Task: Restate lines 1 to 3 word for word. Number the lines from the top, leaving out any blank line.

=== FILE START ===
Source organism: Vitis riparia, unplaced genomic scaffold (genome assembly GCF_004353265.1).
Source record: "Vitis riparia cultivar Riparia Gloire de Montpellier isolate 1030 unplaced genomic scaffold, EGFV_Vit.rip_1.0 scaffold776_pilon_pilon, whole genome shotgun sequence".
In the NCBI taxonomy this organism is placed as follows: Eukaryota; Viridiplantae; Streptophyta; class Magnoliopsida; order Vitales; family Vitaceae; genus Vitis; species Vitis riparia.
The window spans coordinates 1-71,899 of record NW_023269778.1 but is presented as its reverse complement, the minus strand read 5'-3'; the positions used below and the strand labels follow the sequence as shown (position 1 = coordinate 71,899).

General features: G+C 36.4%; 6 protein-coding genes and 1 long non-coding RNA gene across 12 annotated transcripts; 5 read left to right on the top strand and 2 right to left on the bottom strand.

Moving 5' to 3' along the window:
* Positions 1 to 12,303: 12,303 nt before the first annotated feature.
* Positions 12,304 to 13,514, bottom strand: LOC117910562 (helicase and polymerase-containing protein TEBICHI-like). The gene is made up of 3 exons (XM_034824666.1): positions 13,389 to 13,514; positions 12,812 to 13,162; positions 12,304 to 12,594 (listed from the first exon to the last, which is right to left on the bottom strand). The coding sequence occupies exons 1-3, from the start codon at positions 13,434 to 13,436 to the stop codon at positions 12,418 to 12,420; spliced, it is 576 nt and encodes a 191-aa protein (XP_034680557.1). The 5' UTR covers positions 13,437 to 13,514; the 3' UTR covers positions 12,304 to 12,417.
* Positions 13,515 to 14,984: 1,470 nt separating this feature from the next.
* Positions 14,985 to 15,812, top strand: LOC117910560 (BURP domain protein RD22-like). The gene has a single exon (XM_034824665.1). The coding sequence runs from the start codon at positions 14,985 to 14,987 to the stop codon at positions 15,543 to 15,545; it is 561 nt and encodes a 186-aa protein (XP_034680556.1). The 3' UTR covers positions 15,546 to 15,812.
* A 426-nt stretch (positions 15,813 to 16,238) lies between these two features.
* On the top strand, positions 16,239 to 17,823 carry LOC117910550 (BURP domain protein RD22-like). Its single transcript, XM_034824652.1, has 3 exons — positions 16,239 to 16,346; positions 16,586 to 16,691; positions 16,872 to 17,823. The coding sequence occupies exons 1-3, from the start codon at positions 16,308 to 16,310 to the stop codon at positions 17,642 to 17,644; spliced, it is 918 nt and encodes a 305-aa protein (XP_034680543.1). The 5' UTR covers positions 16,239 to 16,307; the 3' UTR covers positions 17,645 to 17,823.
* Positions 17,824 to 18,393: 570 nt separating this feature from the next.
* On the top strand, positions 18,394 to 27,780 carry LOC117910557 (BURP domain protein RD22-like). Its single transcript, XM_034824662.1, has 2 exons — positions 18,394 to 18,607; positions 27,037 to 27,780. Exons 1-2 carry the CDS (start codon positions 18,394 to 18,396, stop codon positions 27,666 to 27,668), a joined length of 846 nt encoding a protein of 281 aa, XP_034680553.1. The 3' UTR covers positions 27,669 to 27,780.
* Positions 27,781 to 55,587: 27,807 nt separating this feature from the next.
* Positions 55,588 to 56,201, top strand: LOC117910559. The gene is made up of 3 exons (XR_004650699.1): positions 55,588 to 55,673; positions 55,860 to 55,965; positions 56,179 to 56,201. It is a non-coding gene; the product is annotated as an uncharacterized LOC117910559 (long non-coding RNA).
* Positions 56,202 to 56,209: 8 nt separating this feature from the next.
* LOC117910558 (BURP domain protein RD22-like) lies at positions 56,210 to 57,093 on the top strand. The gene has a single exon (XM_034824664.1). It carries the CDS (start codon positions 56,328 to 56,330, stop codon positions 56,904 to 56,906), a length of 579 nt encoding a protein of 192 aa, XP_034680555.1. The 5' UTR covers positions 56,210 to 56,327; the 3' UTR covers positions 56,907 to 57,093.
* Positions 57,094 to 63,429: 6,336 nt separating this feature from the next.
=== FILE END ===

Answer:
Source organism: Vitis riparia, unplaced genomic scaffold (genome assembly GCF_004353265.1).
Source record: "Vitis riparia cultivar Riparia Gloire de Montpellier isolate 1030 unplaced genomic scaffold, EGFV_Vit.rip_1.0 scaffold776_pilon_pilon, whole genome shotgun sequence".
In the NCBI taxonomy this organism is placed as follows: Eukaryota; Viridiplantae; Streptophyta; class Magnoliopsida; order Vitales; family Vitaceae; genus Vitis; species Vitis riparia.